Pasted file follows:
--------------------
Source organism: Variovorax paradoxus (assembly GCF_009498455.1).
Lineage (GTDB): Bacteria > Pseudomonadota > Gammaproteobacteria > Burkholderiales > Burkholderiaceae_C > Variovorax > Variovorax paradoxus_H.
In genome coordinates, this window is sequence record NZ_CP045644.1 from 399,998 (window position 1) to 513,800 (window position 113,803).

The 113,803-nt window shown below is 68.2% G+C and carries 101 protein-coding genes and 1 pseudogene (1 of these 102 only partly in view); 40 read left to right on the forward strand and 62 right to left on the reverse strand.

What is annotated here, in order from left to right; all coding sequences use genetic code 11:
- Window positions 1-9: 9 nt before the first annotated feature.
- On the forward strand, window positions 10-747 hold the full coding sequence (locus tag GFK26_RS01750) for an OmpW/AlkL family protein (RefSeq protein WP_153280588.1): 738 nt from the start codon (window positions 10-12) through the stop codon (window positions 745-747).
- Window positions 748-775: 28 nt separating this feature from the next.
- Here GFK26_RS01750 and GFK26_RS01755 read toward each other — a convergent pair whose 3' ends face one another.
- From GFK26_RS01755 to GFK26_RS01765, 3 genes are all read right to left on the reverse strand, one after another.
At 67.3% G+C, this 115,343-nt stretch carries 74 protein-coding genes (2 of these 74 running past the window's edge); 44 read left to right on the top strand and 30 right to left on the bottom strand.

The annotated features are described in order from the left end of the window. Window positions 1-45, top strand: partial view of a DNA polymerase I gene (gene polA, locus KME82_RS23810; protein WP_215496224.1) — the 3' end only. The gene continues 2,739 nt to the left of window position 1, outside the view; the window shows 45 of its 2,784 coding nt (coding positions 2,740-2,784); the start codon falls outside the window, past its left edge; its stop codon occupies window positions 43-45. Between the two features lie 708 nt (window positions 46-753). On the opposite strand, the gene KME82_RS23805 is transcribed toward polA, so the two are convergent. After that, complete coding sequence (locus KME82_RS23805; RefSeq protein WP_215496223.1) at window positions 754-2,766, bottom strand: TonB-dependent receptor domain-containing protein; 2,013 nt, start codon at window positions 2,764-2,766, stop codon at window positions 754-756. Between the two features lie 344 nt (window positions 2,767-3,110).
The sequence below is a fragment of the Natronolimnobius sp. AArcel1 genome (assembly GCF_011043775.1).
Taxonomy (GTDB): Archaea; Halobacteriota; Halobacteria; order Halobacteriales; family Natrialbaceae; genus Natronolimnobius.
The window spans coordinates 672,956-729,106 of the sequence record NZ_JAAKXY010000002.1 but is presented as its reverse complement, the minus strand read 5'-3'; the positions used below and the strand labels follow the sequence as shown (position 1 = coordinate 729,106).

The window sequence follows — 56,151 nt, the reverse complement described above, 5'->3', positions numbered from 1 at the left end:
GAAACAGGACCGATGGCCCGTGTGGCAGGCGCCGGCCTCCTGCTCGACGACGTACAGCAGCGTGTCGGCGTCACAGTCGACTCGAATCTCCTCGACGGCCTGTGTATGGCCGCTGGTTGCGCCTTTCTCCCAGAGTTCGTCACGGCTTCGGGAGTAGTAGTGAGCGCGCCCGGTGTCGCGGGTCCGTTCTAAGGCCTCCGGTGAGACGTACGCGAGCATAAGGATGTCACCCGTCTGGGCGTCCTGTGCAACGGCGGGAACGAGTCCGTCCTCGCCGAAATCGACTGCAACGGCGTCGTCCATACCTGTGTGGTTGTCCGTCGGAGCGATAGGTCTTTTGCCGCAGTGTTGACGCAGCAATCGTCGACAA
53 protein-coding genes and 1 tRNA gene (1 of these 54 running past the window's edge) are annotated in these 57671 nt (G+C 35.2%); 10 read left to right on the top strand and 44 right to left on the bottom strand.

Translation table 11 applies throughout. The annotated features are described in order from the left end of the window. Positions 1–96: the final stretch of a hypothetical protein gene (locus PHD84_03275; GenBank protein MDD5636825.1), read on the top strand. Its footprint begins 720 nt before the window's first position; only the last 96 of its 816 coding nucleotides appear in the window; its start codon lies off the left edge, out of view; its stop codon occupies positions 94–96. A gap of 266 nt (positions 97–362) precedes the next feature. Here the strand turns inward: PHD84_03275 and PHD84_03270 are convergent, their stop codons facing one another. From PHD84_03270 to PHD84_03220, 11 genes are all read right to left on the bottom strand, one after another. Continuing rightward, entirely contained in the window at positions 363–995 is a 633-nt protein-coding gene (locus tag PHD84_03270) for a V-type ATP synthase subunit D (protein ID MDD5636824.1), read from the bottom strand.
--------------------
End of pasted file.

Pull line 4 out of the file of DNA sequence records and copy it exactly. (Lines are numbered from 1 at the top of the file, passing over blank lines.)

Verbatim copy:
The 113,803-nt window shown below is 68.2% G+C and carries 101 protein-coding genes and 1 pseudogene (1 of these 102 only partly in view); 40 read left to right on the forward strand and 62 right to left on the reverse strand.